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Biden announces $53 billion high-speed rail plan

By the CNN Wire Staff
STORY HIGHLIGHTS
  • The Obama administration is proposing to spend $53 billion more on high-speed rail
  • The investment would be made over the next six years
  • The proposal may face a cool reception among GOP leaders worried about federal spending

Washington (CNN) -- The Obama administration is proposing to spend $53 billion over the next six years to help promote the construction of a national high-speed, intercity passenger rail network, Vice President Joe Biden announced Tuesday.

The proposal represents a significant expansion of the $10.5 billion already spent on high-speed rail expansion since Obama entered office, including $8 billion in the 2009 economic stimulus package.

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White House press secretary Robert Gibbs told reporters potential funding sources for the plan will be outlined in the president's proposed budget, which is scheduled to be released next week.

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President Barack Obama said in last month's State of the Union address that he was setting a goal of giving 80 percent of Americans access to high-speed rail within 25 years.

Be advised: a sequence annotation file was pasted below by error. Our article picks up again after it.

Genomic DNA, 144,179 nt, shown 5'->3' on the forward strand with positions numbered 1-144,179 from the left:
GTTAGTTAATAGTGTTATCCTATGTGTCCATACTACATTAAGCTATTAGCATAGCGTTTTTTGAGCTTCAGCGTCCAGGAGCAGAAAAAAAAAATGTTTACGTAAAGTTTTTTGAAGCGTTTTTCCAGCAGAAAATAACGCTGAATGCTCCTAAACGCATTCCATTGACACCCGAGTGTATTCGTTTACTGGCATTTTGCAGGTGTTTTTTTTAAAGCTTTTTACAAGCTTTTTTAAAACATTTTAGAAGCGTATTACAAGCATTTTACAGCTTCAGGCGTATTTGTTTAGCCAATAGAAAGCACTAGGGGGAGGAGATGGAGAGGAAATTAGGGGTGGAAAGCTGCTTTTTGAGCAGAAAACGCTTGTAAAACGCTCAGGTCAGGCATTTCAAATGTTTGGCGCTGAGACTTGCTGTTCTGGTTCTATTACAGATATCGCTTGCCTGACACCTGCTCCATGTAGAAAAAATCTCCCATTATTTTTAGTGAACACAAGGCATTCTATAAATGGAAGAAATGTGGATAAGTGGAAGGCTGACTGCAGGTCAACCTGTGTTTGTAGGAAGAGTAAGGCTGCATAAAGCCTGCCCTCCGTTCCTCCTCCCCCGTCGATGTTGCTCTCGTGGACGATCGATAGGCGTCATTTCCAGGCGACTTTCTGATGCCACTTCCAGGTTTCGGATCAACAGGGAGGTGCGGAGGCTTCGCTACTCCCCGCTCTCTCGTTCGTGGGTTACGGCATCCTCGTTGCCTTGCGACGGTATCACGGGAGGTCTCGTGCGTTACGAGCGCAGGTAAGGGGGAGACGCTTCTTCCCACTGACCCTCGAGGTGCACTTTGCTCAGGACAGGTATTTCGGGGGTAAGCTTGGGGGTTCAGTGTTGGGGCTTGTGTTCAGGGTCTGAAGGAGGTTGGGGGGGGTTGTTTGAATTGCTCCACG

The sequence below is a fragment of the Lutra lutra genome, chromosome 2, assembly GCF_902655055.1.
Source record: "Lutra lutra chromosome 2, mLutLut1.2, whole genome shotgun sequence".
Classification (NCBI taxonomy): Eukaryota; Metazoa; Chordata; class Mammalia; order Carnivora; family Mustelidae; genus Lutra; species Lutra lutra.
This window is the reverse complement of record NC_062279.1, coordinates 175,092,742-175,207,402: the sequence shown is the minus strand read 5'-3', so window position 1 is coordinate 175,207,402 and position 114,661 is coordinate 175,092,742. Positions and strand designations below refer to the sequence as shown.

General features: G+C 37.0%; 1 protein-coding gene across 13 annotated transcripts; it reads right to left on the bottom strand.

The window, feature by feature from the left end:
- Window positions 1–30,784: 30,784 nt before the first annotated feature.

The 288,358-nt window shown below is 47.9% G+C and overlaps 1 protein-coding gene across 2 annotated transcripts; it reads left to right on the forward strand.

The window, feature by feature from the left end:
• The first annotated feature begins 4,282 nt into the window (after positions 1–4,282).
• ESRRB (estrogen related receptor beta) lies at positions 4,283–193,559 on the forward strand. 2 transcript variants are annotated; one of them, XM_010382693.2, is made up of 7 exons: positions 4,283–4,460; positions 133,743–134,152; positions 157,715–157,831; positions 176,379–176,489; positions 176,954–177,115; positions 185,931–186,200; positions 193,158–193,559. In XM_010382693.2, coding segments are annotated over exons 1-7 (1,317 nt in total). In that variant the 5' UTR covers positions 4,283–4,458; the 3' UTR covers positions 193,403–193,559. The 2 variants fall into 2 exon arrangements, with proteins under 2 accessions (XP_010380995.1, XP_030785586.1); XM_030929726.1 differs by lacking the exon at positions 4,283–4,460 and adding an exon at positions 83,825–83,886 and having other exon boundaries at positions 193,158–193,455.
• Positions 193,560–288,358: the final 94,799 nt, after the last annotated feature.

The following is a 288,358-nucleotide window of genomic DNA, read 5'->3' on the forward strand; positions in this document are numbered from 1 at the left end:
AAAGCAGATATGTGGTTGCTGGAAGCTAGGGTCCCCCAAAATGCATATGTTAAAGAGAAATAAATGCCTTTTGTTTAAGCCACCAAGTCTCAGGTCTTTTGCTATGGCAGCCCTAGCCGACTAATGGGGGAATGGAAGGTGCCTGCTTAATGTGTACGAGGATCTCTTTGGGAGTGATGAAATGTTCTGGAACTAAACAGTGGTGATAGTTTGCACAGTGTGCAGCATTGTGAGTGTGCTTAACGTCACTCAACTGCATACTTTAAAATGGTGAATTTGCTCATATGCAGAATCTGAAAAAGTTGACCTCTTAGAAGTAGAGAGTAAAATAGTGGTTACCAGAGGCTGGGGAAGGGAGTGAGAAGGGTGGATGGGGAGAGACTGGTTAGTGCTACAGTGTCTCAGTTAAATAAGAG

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The proposed new investment -- including $8 billion in the upcoming fiscal year -- would accompany a streamlined application process for cities, states, and private companies seeking federal grants and loans to develop railway capacity.

"There are key places where we cannot afford to sacrifice as a nation -- one of which is infrastructure," Biden said in a written statement. There is a pressing need "to invest in a modern rail system that will help connect communities, reduce congestion and create quality, skilled manufacturing jobs that cannot be outsourced."

Biden, who commuted regularly by train between Washington and his home state of Delaware during a 36-year Senate tenure, has been a prominent advocate for railway travel and, more specifically, Amtrak.

A new high-speed rail investment, however, may face a cool reception in the new, more Republican Congress.

GOP leaders have called for more spending cuts in the wake of spiraling federal deficits.

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Obama has also called for more fiscal responsibility, proposing in his State of the Union address a five-year freeze on non-security discretionary spending.

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